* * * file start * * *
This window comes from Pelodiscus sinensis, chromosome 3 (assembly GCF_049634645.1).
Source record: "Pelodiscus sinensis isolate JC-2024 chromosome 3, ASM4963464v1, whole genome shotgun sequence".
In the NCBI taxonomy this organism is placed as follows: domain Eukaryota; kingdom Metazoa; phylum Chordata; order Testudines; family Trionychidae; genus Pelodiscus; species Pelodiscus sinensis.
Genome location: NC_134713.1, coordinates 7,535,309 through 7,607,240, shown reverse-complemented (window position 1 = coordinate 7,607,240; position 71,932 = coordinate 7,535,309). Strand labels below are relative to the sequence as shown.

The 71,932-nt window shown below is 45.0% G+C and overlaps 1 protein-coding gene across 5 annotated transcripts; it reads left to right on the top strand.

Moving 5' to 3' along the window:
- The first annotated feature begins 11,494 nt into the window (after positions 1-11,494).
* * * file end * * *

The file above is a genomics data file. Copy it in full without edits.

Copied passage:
This window comes from Pelodiscus sinensis, chromosome 3 (assembly GCF_049634645.1).
Source record: "Pelodiscus sinensis isolate JC-2024 chromosome 3, ASM4963464v1, whole genome shotgun sequence".
In the NCBI taxonomy this organism is placed as follows: domain Eukaryota; kingdom Metazoa; phylum Chordata; order Testudines; family Trionychidae; genus Pelodiscus; species Pelodiscus sinensis.
Genome location: NC_134713.1, coordinates 7,535,309 through 7,607,240, shown reverse-complemented (window position 1 = coordinate 7,607,240; position 71,932 = coordinate 7,535,309). Strand labels below are relative to the sequence as shown.

The 71,932-nt window shown below is 45.0% G+C and overlaps 1 protein-coding gene across 5 annotated transcripts; it reads left to right on the top strand.

Moving 5' to 3' along the window:
- The first annotated feature begins 11,494 nt into the window (after positions 1-11,494).